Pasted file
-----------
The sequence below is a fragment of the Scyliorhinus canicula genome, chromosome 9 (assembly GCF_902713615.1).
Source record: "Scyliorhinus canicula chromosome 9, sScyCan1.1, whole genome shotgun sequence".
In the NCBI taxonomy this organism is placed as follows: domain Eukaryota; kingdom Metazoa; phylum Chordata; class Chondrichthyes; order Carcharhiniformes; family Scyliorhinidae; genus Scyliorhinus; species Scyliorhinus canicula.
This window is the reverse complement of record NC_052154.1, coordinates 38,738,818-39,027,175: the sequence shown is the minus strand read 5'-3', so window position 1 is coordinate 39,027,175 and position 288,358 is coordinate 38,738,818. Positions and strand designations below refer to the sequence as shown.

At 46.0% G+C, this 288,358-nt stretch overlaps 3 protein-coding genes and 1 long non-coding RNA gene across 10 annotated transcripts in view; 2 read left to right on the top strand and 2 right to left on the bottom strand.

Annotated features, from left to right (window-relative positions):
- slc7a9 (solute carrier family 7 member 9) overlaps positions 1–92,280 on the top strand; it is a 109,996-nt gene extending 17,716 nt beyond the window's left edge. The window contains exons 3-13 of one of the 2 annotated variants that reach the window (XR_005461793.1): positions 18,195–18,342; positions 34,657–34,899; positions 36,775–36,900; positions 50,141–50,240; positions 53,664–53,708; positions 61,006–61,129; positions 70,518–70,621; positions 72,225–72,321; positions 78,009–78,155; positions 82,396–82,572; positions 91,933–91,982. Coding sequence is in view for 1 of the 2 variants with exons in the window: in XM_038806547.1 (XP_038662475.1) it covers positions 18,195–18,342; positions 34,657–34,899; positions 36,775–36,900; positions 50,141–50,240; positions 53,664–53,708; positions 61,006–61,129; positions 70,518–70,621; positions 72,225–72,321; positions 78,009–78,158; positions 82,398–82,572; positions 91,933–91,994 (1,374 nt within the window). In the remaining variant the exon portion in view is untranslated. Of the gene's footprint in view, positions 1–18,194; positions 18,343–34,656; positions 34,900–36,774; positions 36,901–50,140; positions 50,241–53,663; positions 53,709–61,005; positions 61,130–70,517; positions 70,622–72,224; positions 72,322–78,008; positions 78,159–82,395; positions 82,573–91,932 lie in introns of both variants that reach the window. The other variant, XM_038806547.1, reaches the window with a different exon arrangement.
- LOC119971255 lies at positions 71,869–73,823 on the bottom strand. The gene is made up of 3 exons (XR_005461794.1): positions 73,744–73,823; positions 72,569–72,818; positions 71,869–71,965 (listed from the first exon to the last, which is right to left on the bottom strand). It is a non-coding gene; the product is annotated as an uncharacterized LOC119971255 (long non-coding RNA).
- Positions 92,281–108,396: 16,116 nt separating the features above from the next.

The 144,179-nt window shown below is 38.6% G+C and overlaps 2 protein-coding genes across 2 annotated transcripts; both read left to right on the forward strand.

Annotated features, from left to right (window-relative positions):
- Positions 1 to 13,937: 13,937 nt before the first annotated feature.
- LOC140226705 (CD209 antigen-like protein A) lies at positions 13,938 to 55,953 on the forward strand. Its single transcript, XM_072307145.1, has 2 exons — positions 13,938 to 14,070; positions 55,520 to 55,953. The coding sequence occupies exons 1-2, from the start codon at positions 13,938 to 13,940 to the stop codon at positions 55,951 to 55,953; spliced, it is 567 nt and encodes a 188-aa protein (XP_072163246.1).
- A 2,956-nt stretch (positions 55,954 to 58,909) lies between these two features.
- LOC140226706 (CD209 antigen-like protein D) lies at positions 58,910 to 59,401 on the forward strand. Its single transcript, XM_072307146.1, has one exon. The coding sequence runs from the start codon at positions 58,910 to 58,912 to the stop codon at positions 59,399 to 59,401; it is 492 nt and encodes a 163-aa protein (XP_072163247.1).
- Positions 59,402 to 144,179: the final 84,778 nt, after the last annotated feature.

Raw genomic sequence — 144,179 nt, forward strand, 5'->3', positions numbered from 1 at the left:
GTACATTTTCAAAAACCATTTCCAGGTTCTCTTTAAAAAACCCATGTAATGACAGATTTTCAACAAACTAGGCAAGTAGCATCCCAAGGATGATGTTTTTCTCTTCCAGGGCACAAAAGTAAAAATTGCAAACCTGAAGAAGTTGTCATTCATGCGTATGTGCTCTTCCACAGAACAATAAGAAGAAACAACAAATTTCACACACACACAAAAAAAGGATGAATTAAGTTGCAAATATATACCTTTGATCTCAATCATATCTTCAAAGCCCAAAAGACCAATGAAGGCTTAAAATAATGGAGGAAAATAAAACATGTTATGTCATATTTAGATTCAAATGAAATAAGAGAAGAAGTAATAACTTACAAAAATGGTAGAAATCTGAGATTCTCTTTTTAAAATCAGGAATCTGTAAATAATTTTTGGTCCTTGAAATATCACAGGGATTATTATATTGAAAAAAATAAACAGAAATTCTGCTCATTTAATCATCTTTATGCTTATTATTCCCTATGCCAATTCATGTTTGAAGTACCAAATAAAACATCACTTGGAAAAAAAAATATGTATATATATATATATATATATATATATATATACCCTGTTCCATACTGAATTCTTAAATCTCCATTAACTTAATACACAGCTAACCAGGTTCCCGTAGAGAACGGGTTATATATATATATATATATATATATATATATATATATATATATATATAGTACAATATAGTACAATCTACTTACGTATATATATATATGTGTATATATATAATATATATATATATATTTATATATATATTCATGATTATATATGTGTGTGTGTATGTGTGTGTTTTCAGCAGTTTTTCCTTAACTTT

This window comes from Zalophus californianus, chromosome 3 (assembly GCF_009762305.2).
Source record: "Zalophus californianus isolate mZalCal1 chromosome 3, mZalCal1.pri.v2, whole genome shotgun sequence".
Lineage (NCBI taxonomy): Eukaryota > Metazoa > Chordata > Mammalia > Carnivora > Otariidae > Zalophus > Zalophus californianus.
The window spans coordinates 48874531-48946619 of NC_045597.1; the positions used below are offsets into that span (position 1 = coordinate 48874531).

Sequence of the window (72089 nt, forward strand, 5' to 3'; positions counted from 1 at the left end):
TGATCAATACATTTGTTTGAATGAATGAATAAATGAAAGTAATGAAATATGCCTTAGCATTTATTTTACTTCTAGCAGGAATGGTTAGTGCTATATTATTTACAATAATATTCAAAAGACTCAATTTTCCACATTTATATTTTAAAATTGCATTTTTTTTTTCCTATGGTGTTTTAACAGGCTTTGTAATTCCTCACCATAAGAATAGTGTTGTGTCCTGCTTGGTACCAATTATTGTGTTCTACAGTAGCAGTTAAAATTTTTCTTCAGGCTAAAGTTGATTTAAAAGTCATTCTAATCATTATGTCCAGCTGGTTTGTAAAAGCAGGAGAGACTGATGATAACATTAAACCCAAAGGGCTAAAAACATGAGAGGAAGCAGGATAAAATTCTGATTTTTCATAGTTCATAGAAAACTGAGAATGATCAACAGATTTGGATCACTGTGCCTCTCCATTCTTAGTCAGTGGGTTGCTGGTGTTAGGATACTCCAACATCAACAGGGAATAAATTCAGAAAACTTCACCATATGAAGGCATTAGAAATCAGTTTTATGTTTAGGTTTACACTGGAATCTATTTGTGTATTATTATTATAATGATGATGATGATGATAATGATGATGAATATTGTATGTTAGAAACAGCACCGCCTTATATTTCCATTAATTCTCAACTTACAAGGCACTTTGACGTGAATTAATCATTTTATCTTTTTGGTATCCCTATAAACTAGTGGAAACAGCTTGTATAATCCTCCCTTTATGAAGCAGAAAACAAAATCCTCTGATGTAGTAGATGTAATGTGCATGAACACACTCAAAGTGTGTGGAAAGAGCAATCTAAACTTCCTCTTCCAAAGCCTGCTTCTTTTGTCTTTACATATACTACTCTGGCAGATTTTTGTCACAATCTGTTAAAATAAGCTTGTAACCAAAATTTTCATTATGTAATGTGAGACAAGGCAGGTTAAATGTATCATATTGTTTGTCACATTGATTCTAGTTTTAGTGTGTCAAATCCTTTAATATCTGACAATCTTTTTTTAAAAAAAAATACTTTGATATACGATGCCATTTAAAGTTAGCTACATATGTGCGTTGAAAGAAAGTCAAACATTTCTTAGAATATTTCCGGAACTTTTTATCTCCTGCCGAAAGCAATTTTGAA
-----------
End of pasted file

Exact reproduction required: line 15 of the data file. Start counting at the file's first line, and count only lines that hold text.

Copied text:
- LOC140226706 (CD209 antigen-like protein D) lies at positions 58,910 to 59,401 on the forward strand. Its single transcript, XM_072307146.1, has one exon. The coding sequence runs from the start codon at positions 58,910 to 58,912 to the stop codon at positions 59,399 to 59,401; it is 492 nt and encodes a 163-aa protein (XP_072163247.1).